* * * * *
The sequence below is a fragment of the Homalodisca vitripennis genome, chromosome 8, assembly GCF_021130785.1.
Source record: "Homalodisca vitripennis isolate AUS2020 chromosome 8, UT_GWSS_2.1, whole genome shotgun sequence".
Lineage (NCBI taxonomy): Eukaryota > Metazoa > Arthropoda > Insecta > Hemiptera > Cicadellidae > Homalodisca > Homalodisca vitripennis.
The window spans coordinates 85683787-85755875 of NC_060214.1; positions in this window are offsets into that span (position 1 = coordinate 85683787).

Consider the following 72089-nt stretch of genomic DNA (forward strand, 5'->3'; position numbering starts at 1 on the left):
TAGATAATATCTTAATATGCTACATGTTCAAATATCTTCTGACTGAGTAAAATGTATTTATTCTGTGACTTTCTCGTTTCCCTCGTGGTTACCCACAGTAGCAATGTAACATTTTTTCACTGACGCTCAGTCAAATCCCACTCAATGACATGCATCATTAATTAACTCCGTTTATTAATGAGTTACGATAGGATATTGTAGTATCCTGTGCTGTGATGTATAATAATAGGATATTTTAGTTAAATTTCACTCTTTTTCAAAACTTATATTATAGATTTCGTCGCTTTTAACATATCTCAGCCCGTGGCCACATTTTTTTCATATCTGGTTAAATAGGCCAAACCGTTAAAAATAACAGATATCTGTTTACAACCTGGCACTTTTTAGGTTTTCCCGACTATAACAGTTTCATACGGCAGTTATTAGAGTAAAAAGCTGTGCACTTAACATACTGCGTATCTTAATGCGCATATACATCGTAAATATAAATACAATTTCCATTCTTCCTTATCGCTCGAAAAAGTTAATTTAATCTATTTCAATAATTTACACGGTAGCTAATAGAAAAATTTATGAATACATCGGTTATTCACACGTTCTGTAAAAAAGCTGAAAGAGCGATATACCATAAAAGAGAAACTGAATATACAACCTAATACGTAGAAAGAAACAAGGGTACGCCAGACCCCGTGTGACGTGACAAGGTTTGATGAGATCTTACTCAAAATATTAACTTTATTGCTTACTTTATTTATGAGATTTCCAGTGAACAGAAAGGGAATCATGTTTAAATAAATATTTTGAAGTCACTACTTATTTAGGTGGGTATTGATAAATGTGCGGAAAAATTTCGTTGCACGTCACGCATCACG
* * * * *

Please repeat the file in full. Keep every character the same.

The sequence below is a fragment of the Homalodisca vitripennis genome, chromosome 8, assembly GCF_021130785.1.
Source record: "Homalodisca vitripennis isolate AUS2020 chromosome 8, UT_GWSS_2.1, whole genome shotgun sequence".
Lineage (NCBI taxonomy): Eukaryota > Metazoa > Arthropoda > Insecta > Hemiptera > Cicadellidae > Homalodisca > Homalodisca vitripennis.
The window spans coordinates 85683787-85755875 of NC_060214.1; positions in this window are offsets into that span (position 1 = coordinate 85683787).

Consider the following 72089-nt stretch of genomic DNA (forward strand, 5'->3'; position numbering starts at 1 on the left):
TAGATAATATCTTAATATGCTACATGTTCAAATATCTTCTGACTGAGTAAAATGTATTTATTCTGTGACTTTCTCGTTTCCCTCGTGGTTACCCACAGTAGCAATGTAACATTTTTTCACTGACGCTCAGTCAAATCCCACTCAATGACATGCATCATTAATTAACTCCGTTTATTAATGAGTTACGATAGGATATTGTAGTATCCTGTGCTGTGATGTATAATAATAGGATATTTTAGTTAAATTTCACTCTTTTTCAAAACTTATATTATAGATTTCGTCGCTTTTAACATATCTCAGCCCGTGGCCACATTTTTTTCATATCTGGTTAAATAGGCCAAACCGTTAAAAATAACAGATATCTGTTTACAACCTGGCACTTTTTAGGTTTTCCCGACTATAACAGTTTCATACGGCAGTTATTAGAGTAAAAAGCTGTGCACTTAACATACTGCGTATCTTAATGCGCATATACATCGTAAATATAAATACAATTTCCATTCTTCCTTATCGCTCGAAAAAGTTAATTTAATCTATTTCAATAATTTACACGGTAGCTAATAGAAAAATTTATGAATACATCGGTTATTCACACGTTCTGTAAAAAAGCTGAAAGAGCGATATACCATAAAAGAGAAACTGAATATACAACCTAATACGTAGAAAGAAACAAGGGTACGCCAGACCCCGTGTGACGTGACAAGGTTTGATGAGATCTTACTCAAAATATTAACTTTATTGCTTACTTTATTTATGAGATTTCCAGTGAACAGAAAGGGAATCATGTTTAAATAAATATTTTGAAGTCACTACTTATTTAGGTGGGTATTGATAAATGTGCGGAAAAATTTCGTTGCACGTCACGCATCACG